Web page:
3D printing (or additive manufacturing) is the process where multiple layers of a pliable material are applied sequentially to create a new object. Youtube channel “Print That Thing” showcases some of the products being made with 3D printing. One example was motivated by the lack of medical supplies due to the Gaza conflict. In 2012, Dr Tarek Loubani created a stethoscope which costs approximately 50c NZD to make and apparently performs better than the professional models which retail at about $360 NZD. Another is the University of Central Florida who are able to make cheap prostheses for children, which can be constantly reprinted as a child grows. Not to mention DUS Architects in the Netherlands, who printed a house from recyclable plastic as both a move towards sustainable living, and trying to solve the problem of available housing.
With all the positive things being created through 3D printing, surely no one would want to make anything destructive….and then we have America, home of mass shootings. There are plenty of videos on Youtube from companies and individuals who demonstrate how to make functional 3D printed firearms using plastic and even steel. One bloke even made plastic rounds which were fired out of a modern handgun. In all seriousness, unless you are Agent 47, why would you need a 3D printed firearm? The only reason I can think of for using a printed plastic weapon is if you need to get past a metal detector to assassinate someone. But if you have played any of the Hitman games, you know that 47 does not need a weapon to kill.
One of the coolest 3D printed objects was reported on by Live Science earlier this year. A “lost” Rembrandt painting had just come to light, except the painting was not lost, nor painted by Rembrandt. Instead a computer algorithm was able to create an image based on the previous works of the Dutch master, and using a 3D printer, paint was printed onto a canvas in layers to mimic his brushstrokes. Unsurprisingly the art critics quoted in the article were appalled that such beloved artwork could be reduced to ones and zeros, but I believe that this idea allows for a new appreciation of art. Obviously you will have some enterprising individuals who would replicate the works of well known artists and pass them off as authentic, but art forgery is not a new crime.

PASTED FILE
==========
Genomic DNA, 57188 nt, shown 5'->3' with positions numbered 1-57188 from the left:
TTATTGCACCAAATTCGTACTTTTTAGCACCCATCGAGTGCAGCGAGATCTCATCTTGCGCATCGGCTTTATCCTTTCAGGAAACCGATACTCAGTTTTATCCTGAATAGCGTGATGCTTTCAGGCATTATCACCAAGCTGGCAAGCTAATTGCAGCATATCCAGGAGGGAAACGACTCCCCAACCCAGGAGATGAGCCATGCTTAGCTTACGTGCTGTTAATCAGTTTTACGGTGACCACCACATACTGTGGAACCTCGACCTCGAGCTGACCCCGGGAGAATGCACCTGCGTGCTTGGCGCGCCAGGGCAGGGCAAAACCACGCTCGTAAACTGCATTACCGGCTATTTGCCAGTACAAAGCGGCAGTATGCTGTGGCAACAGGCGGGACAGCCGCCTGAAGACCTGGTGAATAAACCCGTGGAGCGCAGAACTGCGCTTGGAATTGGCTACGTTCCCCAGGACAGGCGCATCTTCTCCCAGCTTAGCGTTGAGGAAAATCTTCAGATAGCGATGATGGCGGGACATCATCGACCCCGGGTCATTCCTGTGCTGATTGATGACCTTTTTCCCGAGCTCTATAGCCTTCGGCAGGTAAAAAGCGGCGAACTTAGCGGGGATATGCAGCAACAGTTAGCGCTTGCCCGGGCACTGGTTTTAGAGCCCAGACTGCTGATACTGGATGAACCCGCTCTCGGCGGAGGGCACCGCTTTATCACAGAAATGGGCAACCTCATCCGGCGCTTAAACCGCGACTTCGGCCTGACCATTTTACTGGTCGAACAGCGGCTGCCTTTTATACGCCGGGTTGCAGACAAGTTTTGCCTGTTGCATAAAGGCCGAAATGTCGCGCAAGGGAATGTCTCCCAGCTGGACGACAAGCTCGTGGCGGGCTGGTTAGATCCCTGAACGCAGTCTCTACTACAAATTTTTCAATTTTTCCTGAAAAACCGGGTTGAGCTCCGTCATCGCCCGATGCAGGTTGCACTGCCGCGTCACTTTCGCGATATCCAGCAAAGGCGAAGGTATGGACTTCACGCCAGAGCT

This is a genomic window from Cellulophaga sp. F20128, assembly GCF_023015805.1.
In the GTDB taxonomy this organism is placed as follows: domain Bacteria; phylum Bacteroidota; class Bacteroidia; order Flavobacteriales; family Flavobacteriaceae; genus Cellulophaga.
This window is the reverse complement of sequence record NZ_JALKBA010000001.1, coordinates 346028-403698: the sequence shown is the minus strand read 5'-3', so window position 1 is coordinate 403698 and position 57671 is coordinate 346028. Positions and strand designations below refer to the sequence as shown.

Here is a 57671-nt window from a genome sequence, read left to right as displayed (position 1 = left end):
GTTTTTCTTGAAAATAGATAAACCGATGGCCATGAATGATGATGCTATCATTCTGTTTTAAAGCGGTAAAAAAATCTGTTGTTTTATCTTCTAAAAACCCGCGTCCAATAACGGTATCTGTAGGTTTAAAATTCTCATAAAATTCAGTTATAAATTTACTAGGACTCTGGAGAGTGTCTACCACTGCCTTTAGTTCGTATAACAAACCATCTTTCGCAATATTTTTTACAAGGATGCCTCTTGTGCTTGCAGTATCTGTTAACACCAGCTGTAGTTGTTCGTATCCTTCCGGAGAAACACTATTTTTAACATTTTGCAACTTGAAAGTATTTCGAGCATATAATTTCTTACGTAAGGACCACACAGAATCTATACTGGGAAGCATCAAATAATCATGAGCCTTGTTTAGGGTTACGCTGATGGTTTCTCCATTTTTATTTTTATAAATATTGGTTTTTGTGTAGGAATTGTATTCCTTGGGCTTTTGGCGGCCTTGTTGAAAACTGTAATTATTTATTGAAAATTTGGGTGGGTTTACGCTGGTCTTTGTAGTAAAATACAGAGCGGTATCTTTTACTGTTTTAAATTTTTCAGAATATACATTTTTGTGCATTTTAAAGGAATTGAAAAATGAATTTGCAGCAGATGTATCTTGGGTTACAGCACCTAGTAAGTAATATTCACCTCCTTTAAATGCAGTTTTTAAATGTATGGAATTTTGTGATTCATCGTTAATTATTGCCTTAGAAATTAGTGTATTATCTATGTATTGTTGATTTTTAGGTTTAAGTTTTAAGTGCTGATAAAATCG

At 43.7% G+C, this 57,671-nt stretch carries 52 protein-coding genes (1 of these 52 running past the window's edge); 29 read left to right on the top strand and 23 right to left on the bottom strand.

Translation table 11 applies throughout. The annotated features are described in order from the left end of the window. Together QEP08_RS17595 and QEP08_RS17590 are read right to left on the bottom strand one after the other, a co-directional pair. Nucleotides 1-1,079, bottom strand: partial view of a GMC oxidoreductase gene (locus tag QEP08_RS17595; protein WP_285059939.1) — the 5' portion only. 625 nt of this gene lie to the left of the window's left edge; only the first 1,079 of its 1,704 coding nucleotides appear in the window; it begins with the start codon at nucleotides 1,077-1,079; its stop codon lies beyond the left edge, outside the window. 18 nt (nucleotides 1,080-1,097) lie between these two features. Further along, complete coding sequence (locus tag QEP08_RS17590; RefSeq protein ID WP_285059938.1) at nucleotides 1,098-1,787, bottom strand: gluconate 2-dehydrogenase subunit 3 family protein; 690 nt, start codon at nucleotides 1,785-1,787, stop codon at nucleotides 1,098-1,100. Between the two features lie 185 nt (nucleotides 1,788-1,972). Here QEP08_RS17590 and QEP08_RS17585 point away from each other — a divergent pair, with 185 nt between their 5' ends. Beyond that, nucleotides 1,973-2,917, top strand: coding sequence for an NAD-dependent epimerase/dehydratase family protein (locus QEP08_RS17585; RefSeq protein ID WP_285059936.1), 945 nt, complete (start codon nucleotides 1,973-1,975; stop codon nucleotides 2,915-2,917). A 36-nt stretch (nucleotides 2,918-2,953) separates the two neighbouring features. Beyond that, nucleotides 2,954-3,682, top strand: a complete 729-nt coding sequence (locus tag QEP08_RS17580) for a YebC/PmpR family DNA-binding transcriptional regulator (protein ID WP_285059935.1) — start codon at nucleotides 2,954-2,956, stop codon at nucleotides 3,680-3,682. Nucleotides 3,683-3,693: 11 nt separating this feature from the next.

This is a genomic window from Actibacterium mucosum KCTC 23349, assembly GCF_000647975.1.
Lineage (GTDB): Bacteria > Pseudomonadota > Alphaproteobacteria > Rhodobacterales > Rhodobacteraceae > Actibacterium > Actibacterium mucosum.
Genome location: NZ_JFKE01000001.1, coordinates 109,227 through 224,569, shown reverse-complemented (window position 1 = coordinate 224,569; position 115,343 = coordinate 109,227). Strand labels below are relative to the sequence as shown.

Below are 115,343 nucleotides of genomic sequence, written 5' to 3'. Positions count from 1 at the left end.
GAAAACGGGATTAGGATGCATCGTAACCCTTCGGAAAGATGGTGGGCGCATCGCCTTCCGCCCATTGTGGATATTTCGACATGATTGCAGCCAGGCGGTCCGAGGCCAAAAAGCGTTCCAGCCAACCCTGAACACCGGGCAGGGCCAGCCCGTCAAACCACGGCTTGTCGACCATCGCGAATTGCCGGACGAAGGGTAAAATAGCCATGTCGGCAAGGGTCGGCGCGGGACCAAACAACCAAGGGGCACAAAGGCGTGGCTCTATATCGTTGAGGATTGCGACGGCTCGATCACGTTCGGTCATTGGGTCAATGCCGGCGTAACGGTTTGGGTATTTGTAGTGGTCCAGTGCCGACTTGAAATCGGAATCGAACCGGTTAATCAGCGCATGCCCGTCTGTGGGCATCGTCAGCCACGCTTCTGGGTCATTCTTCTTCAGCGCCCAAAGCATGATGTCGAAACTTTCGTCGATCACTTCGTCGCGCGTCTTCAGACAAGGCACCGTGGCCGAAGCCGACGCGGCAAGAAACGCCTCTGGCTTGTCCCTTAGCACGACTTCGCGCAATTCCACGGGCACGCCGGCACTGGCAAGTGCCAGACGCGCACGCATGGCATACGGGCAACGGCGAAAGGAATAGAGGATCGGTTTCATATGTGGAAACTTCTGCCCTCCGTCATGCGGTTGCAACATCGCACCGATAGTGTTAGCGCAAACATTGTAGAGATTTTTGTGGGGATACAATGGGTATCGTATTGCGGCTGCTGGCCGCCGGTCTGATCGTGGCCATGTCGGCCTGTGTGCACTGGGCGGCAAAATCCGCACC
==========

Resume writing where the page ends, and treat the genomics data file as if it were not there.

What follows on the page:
In economics, there is a term called disruptive innovation. This is when a product enters the market, it is initially regarded as niche, but eventually becomes assimilated into day to day living. I believe that 3D printing falls under this category for three reasons. Firstly, the initial costs are relatively inexpensive. 3Ding is a company in India who are able to make high quality 3D printers which retail at $420 NZD. Secondly, many designs and plans are open source which allows for greater collaboration. Thingiverse is one such website where people share ideas and assist each other with their projects. The vast array of awesome/geeky designs shown include batarangs, the Phantom’s signet ring, and even a knife switch (think of a Frankenstein-type light switch). Finally, I believe that long term, 3D printing will change the way we manufacture objects on a large scale. Buildings will no longer be made piecemeal, but whole sections could be printed out on site like DUS Architects Canal House, thereby saving on labour costs, material wastage, and minimising noise pollution.
Constant refinements in both machine design and all stages of a product's fabrication should make it more profitable for both the scaling up of the printer's size, and large scale investment in the technology. The relatively cheap process, and the abundance of people willing to collaborate over designs to create almost anything means that on balance, the world will be a better place because of 3D printing.
TL; DR—Long term, 3D Printing will change the manufacturing process for many industries. But will this be positive or negative?